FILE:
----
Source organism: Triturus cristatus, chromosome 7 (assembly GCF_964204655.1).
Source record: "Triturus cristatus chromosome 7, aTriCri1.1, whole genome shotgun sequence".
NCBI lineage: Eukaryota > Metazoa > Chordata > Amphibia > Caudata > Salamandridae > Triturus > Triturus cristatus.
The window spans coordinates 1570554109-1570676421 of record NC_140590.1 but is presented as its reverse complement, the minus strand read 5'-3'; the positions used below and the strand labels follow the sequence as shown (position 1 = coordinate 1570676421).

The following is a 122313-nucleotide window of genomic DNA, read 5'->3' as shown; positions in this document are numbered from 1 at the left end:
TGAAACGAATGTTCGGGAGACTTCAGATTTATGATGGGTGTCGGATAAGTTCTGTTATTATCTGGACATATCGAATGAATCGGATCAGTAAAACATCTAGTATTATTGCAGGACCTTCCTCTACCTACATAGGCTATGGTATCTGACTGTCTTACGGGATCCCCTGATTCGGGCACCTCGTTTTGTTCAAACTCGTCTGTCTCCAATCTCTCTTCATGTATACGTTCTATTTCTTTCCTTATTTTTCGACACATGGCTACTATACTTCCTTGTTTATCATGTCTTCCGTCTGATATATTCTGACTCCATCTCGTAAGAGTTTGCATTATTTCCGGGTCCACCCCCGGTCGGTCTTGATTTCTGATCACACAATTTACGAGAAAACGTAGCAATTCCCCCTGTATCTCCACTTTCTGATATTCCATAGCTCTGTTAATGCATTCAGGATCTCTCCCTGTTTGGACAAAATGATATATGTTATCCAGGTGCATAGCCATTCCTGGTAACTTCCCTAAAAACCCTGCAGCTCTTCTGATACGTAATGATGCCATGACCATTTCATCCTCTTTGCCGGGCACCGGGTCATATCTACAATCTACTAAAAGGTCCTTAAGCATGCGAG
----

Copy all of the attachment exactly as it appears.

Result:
Source organism: Triturus cristatus, chromosome 7 (assembly GCF_964204655.1).
Source record: "Triturus cristatus chromosome 7, aTriCri1.1, whole genome shotgun sequence".
NCBI lineage: Eukaryota > Metazoa > Chordata > Amphibia > Caudata > Salamandridae > Triturus > Triturus cristatus.
The window spans coordinates 1570554109-1570676421 of record NC_140590.1 but is presented as its reverse complement, the minus strand read 5'-3'; the positions used below and the strand labels follow the sequence as shown (position 1 = coordinate 1570676421).

The following is a 122313-nucleotide window of genomic DNA, read 5'->3' as shown; positions in this document are numbered from 1 at the left end:
TGAAACGAATGTTCGGGAGACTTCAGATTTATGATGGGTGTCGGATAAGTTCTGTTATTATCTGGACATATCGAATGAATCGGATCAGTAAAACATCTAGTATTATTGCAGGACCTTCCTCTACCTACATAGGCTATGGTATCTGACTGTCTTACGGGATCCCCTGATTCGGGCACCTCGTTTTGTTCAAACTCGTCTGTCTCCAATCTCTCTTCATGTATACGTTCTATTTCTTTCCTTATTTTTCGACACATGGCTACTATACTTCCTTGTTTATCATGTCTTCCGTCTGATATATTCTGACTCCATCTCGTAAGAGTTTGCATTATTTCCGGGTCCACCCCCGGTCGGTCTTGATTTCTGATCACACAATTTACGAGAAAACGTAGCAATTCCCCCTGTATCTCCACTTTCTGATATTCCATAGCTCTGTTAATGCATTCAGGATCTCTCCCTGTTTGGACAAAATGATATATGTTATCCAGGTGCATAGCCATTCCTGGTAACTTCCCTAAAAACCCTGCAGCTCTTCTGATACGTAATGATGCCATGACCATTTCATCCTCTTTGCCGGGCACCGGGTCATATCTACAATCTACTAAAAGGTCCTTAAGCATGCGAG